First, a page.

So your kid’s not good at math. He should learn coding. What’s the point, you may ask, if he hates numbers and logic? Expoerts like Hadi Partovi, founder and CEO of Code.org stated in December 2013 WSJ.com video or trainers at DevelopIntelligence, all agree that kids who don’t like math will benefit from coding. The connection is the fun coding offers kids.
Coding is entertaining. That’s really all there is to it. A child’s natural curiosity motivates her to learn. If she wants to learn, she will. Having a game design in mind and wanting to see it actually created can be the best motivation to learn the math necessary to see it happen. This is much more motivating than the threat of a bad grade in math and constant nagging by parents to get math homework done.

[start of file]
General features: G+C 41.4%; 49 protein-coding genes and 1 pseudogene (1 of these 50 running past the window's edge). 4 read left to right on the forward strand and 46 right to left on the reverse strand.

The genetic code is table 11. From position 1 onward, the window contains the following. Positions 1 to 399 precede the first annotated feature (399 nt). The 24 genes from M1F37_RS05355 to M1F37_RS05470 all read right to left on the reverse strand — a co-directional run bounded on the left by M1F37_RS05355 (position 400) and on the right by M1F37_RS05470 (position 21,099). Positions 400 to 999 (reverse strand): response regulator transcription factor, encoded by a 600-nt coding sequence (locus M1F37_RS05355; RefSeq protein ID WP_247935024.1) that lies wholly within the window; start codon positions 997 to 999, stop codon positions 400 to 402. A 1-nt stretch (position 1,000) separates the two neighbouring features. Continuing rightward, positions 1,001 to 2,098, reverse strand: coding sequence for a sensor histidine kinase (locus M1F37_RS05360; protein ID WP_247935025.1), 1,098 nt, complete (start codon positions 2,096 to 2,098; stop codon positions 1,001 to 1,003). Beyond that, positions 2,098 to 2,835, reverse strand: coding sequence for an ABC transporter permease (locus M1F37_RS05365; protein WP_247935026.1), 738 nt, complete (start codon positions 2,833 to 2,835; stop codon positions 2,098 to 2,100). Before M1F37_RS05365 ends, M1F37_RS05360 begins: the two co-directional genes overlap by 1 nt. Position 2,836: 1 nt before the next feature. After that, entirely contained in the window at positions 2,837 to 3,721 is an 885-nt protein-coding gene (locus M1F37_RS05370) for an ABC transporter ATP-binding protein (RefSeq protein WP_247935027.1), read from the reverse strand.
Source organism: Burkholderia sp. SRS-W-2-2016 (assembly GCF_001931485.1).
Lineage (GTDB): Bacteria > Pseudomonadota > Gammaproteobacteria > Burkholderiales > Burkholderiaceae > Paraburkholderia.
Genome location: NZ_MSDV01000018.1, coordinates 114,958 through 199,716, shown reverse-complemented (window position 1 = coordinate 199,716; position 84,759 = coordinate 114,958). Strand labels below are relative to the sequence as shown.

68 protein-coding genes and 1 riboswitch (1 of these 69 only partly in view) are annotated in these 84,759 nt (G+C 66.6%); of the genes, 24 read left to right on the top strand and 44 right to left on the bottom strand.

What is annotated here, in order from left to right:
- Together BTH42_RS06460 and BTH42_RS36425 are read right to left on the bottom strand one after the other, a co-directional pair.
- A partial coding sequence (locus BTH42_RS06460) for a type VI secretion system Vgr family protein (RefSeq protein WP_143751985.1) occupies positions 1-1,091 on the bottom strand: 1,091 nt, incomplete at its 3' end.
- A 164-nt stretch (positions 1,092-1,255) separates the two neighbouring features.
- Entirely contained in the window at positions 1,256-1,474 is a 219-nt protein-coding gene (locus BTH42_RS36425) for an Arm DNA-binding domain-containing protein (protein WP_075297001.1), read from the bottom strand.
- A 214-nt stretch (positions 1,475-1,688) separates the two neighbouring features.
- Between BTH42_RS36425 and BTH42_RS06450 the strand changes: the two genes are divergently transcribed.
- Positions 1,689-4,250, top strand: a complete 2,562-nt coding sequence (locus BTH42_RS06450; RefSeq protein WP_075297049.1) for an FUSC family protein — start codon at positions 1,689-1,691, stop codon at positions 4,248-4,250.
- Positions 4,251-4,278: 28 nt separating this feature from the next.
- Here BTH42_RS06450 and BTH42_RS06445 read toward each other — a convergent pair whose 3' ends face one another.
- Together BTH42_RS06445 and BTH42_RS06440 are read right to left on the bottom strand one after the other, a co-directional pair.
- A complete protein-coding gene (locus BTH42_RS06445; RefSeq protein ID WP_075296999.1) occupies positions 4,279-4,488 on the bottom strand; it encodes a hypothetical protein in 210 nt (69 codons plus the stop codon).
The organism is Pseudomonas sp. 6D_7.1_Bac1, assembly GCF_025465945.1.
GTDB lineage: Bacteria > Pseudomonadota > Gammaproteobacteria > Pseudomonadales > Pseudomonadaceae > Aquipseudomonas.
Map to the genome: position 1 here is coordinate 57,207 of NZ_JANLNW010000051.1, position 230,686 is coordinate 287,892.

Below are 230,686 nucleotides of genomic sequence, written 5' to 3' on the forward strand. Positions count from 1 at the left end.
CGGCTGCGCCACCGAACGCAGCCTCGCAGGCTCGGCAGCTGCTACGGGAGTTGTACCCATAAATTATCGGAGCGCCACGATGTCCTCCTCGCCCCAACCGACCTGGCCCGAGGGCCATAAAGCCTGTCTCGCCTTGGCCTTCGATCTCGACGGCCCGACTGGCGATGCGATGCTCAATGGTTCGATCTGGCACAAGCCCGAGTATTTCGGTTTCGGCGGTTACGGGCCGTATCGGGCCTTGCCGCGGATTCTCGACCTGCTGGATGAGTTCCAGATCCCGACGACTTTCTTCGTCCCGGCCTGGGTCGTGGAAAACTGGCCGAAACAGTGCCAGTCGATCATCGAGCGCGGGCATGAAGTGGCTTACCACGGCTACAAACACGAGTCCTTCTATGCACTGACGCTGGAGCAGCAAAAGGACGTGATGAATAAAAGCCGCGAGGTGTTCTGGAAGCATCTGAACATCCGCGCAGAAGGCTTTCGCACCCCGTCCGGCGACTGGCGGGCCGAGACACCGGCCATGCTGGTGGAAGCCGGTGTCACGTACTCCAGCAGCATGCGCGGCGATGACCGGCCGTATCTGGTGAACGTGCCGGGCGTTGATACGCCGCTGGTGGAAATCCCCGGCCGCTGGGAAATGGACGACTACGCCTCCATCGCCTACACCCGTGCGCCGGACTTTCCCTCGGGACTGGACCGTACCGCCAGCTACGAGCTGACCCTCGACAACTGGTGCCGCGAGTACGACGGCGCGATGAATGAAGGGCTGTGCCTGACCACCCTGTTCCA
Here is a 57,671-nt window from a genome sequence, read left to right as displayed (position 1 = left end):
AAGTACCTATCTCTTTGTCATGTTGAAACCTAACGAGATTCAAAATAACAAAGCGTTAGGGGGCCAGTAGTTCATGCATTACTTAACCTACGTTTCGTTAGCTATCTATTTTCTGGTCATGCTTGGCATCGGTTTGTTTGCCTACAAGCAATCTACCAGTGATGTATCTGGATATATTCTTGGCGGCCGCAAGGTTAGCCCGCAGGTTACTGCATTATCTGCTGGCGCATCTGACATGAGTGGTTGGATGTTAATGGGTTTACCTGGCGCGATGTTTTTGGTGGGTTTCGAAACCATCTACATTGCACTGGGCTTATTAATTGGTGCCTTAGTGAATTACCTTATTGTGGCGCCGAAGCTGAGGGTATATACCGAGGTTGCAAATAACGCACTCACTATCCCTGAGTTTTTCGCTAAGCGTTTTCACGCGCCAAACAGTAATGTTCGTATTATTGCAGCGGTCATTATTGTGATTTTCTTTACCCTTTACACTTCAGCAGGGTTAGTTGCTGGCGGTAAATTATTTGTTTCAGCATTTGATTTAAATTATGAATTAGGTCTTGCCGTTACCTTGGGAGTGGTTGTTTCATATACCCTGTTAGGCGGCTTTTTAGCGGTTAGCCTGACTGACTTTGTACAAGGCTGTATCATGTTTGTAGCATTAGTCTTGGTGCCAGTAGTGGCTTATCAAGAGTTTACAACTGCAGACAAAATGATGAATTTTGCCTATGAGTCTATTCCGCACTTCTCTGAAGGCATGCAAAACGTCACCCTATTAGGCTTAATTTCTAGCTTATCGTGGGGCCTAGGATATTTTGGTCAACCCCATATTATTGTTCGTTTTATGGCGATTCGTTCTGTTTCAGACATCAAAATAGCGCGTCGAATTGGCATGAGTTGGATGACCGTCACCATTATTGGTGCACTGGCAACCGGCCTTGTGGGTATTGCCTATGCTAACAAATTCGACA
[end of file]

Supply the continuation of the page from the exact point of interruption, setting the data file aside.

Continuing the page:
In addition to helping kids practice math skills in a fun way, coding can help them understand logical thinking. If your child creates a game in which something is not working, he will want to investigate his coding to find out where the problem is. This helps him to apply the process of elimination to locate the difficulty and then to solve it.
Coding is becoming trendy to learn, and what their friends are learning, they will probably want to master. In December 2014, the programming language and website Scratch had 167,777 monthly project creators, but in the same month in 2007, the number was just 2,966. Coding is exploding in popularity, and your kid who doesn’t like math and logic may just find that he wants to understand how to do it because his friends are.
Coding is not just staring at a screen with lines of code. It can be entertaining and motivating because it allows kids to make digital creations like games and apps, even kids who hate numbers and reasoning. Since coding isn’t just for nerds anymore, your kid may also want to learn how to do it just because her friends are. This may be just the impetus your child needs to jump on the coding bandwagon.